When is the confirmation statement due?

A company does not have to physically file the confirmation statement on the confirmation date. While you had a period of 28 days from the annual return date to file it with Companies House, that period has been reduced down to 14 days for the confirmation statement.

Therefore, if 12 months have passed since the date of a company’s last confirmation statement or annual return (or, for new companies, the date of incorporation), you only have a further 14 days to file a confirmation statement. After that date, the confirmation statement is overdue, the company is considered no longer in good standing and the officers may face statutory penalties.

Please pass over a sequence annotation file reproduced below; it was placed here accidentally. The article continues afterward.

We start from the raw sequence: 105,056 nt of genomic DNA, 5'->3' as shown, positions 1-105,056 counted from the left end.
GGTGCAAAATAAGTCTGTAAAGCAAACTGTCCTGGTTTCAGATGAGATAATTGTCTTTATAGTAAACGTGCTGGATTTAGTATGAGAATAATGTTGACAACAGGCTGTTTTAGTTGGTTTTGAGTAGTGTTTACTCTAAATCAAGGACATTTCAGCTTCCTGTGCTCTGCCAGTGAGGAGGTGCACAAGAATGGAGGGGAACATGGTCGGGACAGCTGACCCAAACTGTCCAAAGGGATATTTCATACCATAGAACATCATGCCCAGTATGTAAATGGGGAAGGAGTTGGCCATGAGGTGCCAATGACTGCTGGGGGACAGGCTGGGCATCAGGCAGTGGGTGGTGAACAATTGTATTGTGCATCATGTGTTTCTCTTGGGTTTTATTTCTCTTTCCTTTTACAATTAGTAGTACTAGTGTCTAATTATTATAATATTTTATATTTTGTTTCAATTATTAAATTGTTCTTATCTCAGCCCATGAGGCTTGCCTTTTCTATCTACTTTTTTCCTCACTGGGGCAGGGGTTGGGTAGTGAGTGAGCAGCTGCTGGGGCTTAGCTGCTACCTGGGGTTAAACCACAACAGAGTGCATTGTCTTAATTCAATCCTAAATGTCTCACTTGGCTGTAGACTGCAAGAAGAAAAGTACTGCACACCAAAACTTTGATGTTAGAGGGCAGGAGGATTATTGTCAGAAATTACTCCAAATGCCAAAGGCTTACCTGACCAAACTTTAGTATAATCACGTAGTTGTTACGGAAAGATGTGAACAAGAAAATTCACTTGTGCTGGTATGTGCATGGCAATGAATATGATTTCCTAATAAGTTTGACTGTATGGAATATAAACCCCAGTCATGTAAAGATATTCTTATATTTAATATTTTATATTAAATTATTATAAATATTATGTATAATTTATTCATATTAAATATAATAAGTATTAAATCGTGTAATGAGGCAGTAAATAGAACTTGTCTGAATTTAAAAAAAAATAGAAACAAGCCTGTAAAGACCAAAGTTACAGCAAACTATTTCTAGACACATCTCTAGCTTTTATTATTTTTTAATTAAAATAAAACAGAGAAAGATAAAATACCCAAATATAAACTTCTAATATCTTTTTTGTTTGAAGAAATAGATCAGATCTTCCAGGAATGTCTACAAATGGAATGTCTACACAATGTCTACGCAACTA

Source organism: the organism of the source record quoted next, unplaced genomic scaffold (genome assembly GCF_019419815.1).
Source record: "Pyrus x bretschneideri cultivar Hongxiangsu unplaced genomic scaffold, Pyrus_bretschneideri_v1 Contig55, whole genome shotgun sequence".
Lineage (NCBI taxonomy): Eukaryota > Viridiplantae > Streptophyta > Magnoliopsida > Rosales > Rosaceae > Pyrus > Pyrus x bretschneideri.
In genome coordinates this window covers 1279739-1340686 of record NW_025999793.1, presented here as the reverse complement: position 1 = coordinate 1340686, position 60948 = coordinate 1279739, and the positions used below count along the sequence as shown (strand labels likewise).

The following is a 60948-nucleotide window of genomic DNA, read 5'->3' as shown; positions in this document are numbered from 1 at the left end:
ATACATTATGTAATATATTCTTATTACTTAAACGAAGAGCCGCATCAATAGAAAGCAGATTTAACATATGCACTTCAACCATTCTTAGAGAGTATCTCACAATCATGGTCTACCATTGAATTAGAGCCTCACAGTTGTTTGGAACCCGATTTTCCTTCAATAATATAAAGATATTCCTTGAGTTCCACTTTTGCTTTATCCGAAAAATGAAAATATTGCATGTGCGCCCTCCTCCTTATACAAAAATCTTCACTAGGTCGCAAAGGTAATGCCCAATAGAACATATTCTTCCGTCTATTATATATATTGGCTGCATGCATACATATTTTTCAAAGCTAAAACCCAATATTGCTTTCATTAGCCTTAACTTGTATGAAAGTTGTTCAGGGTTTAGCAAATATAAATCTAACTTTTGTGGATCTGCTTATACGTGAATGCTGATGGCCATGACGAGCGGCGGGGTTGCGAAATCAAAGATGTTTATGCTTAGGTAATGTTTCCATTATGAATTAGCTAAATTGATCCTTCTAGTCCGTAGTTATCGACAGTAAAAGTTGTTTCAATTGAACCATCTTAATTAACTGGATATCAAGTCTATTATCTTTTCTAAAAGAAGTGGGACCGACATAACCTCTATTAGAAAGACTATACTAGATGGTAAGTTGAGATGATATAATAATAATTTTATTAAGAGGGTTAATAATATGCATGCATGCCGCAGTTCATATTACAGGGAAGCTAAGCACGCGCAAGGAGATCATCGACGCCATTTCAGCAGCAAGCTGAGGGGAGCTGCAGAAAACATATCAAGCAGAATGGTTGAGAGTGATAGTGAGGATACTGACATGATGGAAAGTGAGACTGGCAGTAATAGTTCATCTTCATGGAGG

Example 4

Abi manages the company secretarial requirements of two companies, JKL Ltd and MNO Ltd.

JKL’s next made up date is 29 June 2016, meaning it must submit an annual return. The annual return carried a 28 day filing period, meaning Abi needs to submit the return by 26 July 2016.

MNO was due to submit its next annual return as at 4 July 2016. Because this falls after 29 June 2016, a confirmation statement will be submitted for the company. As a confirmation statement must be submitted within 14 days of the confirmation date, Abi must ensure she has filed it by 18 July 2016.

The new 14 day filing limit is less than the deadline that applies to a another of other filings – for example, companies have 28 days in which to submit details of most changes to their share capital, including new share allotments. The shortened confirmation statement filing period could therefore mean that information about recent company activity needs to be reported before it would otherwise need to be filed.

Example 5

PQR Limited issued new shares on 1 July 2016. Ordinary, they would need to file form SH01 with Companies House within 28 days, by 29 July 2016.